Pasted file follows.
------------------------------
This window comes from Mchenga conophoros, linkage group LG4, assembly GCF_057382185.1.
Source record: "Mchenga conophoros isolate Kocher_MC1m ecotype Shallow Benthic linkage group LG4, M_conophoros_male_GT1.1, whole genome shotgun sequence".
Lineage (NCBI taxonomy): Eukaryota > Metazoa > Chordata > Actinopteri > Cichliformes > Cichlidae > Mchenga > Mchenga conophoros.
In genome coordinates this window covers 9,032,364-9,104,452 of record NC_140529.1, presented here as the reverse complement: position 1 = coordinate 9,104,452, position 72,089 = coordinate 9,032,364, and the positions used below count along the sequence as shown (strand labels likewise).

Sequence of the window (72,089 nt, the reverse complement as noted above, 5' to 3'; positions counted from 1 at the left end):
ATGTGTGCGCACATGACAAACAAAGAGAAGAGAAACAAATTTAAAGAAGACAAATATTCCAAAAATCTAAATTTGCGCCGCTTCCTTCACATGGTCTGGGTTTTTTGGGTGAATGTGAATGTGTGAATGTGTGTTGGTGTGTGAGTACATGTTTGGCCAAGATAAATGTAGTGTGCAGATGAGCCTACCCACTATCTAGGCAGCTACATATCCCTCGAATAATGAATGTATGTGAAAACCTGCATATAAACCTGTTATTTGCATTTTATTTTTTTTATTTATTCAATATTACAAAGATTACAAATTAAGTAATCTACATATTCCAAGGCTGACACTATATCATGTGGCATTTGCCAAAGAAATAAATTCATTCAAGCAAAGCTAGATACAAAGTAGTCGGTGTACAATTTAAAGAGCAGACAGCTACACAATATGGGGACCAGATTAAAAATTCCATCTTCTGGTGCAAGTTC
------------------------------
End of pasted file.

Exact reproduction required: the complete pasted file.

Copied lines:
This window comes from Mchenga conophoros, linkage group LG4, assembly GCF_057382185.1.
Source record: "Mchenga conophoros isolate Kocher_MC1m ecotype Shallow Benthic linkage group LG4, M_conophoros_male_GT1.1, whole genome shotgun sequence".
Lineage (NCBI taxonomy): Eukaryota > Metazoa > Chordata > Actinopteri > Cichliformes > Cichlidae > Mchenga > Mchenga conophoros.
In genome coordinates this window covers 9,032,364-9,104,452 of record NC_140529.1, presented here as the reverse complement: position 1 = coordinate 9,104,452, position 72,089 = coordinate 9,032,364, and the positions used below count along the sequence as shown (strand labels likewise).

Sequence of the window (72,089 nt, the reverse complement as noted above, 5' to 3'; positions counted from 1 at the left end):
ATGTGTGCGCACATGACAAACAAAGAGAAGAGAAACAAATTTAAAGAAGACAAATATTCCAAAAATCTAAATTTGCGCCGCTTCCTTCACATGGTCTGGGTTTTTTGGGTGAATGTGAATGTGTGAATGTGTGTTGGTGTGTGAGTACATGTTTGGCCAAGATAAATGTAGTGTGCAGATGAGCCTACCCACTATCTAGGCAGCTACATATCCCTCGAATAATGAATGTATGTGAAAACCTGCATATAAACCTGTTATTTGCATTTTATTTTTTTTATTTATTCAATATTACAAAGATTACAAATTAAGTAATCTACATATTCCAAGGCTGACACTATATCATGTGGCATTTGCCAAAGAAATAAATTCATTCAAGCAAAGCTAGATACAAAGTAGTCGGTGTACAATTTAAAGAGCAGACAGCTACACAATATGGGGACCAGATTAAAAATTCCATCTTCTGGTGCAAGTTC